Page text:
IDEAS home Printed from
MyIDEAS: Login to save this paper or follow this series

Supply Responses in the Economies of the Former Soviet Union

  • Paul Hare
  • Alan Bevan
  • Jon Stern
  • Saul Estrin

Output decline has been a feature of the transition economies in the initial post-communist period, including in those countries that belonged to the former Soviet Union. However, explanations for the decline and its persistence have not been easy to find, and mostly they have focussed upon domestic factors in each economy. The theory of disorganization introduced the idea that disrupted supply chains following the demise of central planning might have a role in the explanation of output decline. This paper extends that idea to distinguish between supply from domestic sources, and supply from abroad. Using data for Ukraine and Kazakhstan, the paper finds - contrary to expectation - that the disruption of supplies from hard currency markets was more significant in explaining output decline in these countries than disruption of supplies from CIS partners. This suggests that institutional weaknesses in the areas of international banking, trade insurance, and the like, have been very important factors.

If you experience problems downloading a file, check if you have the proper application to view it first. In case of further problems read the IDEAS help page. Note that these files are not on the IDEAS site. Please be patient as the files may be large.

File URL:
Download Restriction: no

Paper provided by Centre for Economic Reform and Transformation, Heriot Watt University in its series CERT Discussion Papers with number 0009.

in new window

Date of creation: 2000
Date of revision:
Handle: RePEc:hwe:certdp:0009
Contact details of provider: Postal: Edinburgh EH14 4AS
Phone: +44(0)131 451 3497
Fax: +44(0)131 451 3497
Web page:

More information through EDIRC

References listed on IDEAS
Please report citation or reference errors to , or , if you are the registered author of the cited work, log in to your RePEc Author Service profile, click on "citations" and make appropriate adjustments.:

as in new window
  1. J. M. C. Rollo & J. Stern, 1992. "Growth and Trade Prospects for Central and Eastern Europe," The World Economy, Wiley Blackwell, vol. 15(5), pages 645-668, 09.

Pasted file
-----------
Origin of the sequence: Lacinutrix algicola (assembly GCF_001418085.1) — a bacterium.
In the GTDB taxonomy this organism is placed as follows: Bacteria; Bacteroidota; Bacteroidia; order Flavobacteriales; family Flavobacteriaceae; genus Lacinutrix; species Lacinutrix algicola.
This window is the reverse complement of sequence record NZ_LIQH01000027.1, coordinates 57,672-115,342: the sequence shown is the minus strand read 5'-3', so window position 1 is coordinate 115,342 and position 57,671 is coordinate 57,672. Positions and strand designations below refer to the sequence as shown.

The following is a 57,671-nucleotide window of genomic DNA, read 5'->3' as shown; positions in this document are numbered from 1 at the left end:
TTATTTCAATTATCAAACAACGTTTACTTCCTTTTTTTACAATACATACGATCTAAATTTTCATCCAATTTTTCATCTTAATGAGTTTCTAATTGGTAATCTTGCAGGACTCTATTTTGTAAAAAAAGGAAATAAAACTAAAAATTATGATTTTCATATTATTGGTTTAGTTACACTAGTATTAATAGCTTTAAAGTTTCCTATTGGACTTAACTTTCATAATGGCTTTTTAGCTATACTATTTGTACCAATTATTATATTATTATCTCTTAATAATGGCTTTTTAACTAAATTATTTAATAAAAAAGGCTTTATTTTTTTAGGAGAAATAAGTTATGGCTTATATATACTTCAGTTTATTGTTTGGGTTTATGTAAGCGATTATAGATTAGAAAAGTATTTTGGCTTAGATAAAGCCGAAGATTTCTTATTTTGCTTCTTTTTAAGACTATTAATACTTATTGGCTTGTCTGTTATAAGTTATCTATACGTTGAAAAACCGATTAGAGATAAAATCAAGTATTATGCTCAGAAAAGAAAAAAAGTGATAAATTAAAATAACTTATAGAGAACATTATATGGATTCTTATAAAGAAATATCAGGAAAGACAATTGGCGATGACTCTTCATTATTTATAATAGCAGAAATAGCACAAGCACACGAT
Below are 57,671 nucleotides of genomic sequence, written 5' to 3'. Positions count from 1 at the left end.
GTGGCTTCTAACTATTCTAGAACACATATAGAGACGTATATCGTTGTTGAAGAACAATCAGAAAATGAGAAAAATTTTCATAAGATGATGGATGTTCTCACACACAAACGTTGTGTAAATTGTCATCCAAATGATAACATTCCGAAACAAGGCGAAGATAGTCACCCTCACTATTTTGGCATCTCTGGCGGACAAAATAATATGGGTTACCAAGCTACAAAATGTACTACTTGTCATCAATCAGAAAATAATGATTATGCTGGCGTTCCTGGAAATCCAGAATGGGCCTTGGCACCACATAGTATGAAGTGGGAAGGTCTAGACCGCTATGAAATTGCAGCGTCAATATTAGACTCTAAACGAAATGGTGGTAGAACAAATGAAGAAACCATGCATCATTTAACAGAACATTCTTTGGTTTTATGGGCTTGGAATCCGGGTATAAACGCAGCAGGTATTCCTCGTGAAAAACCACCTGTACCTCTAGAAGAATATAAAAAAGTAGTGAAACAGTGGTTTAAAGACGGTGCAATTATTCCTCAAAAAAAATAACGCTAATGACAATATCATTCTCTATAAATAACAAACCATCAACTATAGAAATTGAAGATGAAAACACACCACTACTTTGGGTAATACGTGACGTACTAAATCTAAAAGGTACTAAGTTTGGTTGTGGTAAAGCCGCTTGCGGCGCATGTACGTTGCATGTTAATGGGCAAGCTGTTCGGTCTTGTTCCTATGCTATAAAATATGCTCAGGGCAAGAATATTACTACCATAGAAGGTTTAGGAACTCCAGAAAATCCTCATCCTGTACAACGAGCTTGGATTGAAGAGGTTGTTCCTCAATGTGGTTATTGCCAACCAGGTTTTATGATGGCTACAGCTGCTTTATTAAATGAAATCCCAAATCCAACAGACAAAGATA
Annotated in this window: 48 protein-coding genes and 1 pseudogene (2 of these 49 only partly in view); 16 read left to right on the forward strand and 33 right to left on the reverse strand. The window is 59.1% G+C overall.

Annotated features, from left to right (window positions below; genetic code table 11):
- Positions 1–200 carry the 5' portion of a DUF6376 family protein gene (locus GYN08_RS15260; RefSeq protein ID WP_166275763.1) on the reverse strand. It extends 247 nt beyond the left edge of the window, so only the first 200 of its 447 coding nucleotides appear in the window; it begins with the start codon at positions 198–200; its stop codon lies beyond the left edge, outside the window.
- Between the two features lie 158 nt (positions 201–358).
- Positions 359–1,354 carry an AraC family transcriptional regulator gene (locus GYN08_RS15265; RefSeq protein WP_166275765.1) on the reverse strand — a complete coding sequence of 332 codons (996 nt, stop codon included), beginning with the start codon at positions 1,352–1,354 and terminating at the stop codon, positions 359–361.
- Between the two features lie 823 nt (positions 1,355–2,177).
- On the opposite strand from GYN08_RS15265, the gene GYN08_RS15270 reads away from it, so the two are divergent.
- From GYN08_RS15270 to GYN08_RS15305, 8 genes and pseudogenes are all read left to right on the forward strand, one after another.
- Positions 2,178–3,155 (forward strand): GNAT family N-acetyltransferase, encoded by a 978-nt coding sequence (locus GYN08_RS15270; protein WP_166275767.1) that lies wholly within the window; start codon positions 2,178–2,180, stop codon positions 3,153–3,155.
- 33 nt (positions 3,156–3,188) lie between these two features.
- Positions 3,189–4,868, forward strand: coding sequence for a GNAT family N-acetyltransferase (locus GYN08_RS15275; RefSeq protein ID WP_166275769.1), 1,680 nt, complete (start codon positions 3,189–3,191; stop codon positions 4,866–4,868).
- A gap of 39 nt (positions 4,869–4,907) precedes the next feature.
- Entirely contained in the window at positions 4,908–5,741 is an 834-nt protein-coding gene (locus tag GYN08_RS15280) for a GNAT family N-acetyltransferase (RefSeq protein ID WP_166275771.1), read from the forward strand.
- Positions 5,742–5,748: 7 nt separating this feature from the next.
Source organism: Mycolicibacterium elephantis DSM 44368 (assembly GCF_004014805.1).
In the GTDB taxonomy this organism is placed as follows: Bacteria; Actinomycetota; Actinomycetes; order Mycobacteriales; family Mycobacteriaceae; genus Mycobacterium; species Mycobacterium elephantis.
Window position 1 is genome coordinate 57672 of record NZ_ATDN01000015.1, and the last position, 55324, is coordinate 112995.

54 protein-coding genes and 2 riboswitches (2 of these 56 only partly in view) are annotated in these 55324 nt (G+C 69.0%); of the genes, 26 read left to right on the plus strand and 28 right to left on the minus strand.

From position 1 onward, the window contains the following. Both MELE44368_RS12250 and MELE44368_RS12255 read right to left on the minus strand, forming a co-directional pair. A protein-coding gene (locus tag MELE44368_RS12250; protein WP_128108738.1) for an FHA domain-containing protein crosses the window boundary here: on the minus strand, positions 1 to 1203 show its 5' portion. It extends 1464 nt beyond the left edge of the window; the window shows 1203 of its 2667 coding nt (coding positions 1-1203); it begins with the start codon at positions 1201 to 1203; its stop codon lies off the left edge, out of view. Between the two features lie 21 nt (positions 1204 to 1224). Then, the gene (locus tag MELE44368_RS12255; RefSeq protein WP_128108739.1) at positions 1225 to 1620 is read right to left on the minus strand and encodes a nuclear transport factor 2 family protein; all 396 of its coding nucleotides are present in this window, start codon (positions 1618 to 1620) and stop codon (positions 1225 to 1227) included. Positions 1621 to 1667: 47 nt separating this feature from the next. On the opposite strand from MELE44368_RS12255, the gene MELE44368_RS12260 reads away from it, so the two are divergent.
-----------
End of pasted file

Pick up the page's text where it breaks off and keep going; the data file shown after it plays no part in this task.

2. Hamilton, C.B. & Winters, L.A., 1992. "Opening Up International Trade in Eastern Europe," Papers 511, Stockholm - International Economic Studies.
  3. Blanchard, Olivier & Kremer, Michael R., 1997. "Disorganization," Scholarly Articles 3659691, Harvard University Department of Economics.
  4. Dani Rodrik, 1994. "Foreign Trade in Eastern Europe's Transition: Early Results," NBER Chapters, in: The Transition in Eastern Europe, Volume 2: Restructuring, pages 319-356 National Bureau of Economic Research, Inc.
  5. Dani Rodrik, 1992. "Making Sense of the Soviet Trade Shock in Eastern Europe: A Framework and Some Estimates," NBER Working Papers 4112, National Bureau of Economic Research, Inc.
  6. repec:tpr:qjecon:v:112:y:1997:i:4:p:1091-1126 is not listed on IDEAS
Full references (including those not matched with items on IDEAS)

This item is not listed on Wikipedia, on a reading list or among the top items on IDEAS.

When requesting a correction, please mention this item's handle: RePEc:hwe:certdp:0009. See general information about how to correct material in RePEc.

For technical questions regarding this item, or to correct its authors, title, abstract, bibliographic or download information, contact: (Colin Miller)

If you have authored this item and are not yet registered with RePEc, we encourage you to do it here. This allows to link your profile to this item. It also allows you to accept potential citations to this item that we are uncertain about.

If references are entirely missing, you can add them using this form.

If the full references list an item that is present in RePEc, but the system did not link to it, you can help with this form.

If you know of missing items citing this one, you can help us creating those links by adding the relevant references in the same way as above, for each refering item. If you are a registered author of this item, you may also want to check the "citations" tab in your profile, as there may be some citations waiting for confirmation.

Please note that corrections may take a couple of weeks to filter through the various RePEc services.

This information is provided to you by IDEAS at the Research Division of the Federal Reserve Bank of St. Louis using RePEc data.